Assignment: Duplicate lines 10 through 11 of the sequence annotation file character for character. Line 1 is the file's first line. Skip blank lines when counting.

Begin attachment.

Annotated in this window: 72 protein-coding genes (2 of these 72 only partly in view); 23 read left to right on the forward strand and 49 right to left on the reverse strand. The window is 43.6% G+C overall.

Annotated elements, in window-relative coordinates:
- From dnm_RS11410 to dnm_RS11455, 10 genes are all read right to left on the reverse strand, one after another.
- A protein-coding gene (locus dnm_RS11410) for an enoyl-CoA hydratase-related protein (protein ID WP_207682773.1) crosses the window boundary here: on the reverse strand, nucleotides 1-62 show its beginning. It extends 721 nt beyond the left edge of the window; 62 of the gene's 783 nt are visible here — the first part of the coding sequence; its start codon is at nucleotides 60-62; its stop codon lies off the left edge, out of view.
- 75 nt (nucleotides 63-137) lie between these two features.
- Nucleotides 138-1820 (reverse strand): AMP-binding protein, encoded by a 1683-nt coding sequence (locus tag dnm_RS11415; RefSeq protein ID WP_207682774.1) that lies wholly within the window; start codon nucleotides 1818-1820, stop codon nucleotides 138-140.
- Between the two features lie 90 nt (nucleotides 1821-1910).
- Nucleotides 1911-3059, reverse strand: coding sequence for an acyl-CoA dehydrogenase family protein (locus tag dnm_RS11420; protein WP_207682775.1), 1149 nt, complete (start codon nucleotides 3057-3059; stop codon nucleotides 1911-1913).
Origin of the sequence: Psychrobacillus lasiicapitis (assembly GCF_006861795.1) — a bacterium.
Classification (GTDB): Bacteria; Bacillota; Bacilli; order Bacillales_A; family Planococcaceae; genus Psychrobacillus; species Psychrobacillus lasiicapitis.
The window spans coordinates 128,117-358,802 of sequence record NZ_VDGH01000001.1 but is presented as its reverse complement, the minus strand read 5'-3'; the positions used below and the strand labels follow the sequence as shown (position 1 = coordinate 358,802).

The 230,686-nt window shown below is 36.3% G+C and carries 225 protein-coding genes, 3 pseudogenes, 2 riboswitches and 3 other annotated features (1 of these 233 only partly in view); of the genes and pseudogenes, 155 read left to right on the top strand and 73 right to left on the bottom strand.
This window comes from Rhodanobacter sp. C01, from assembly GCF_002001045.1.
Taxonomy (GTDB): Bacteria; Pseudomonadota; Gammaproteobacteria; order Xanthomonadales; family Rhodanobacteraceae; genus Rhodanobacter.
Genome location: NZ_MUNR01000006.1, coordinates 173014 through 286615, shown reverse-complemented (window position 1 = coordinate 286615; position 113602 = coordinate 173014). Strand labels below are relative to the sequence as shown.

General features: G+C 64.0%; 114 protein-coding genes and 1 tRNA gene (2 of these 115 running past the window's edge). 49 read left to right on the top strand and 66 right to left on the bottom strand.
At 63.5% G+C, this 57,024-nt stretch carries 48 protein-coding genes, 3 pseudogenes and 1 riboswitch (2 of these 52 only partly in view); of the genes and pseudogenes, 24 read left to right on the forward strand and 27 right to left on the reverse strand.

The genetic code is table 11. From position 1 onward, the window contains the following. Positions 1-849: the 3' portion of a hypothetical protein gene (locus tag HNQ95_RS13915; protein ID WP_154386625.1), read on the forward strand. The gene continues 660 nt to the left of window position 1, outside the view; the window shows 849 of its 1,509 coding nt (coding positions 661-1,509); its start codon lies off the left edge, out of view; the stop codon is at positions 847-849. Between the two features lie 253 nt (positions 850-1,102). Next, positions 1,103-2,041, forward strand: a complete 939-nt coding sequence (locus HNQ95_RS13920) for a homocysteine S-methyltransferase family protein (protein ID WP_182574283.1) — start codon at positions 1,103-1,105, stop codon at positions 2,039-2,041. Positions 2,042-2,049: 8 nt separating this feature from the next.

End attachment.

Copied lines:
Classification (GTDB): Bacteria; Bacillota; Bacilli; order Bacillales_A; family Planococcaceae; genus Psychrobacillus; species Psychrobacillus lasiicapitis.
The window spans coordinates 128,117-358,802 of sequence record NZ_VDGH01000001.1 but is presented as its reverse complement, the minus strand read 5'-3'; the positions used below and the strand labels follow the sequence as shown (position 1 = coordinate 358,802).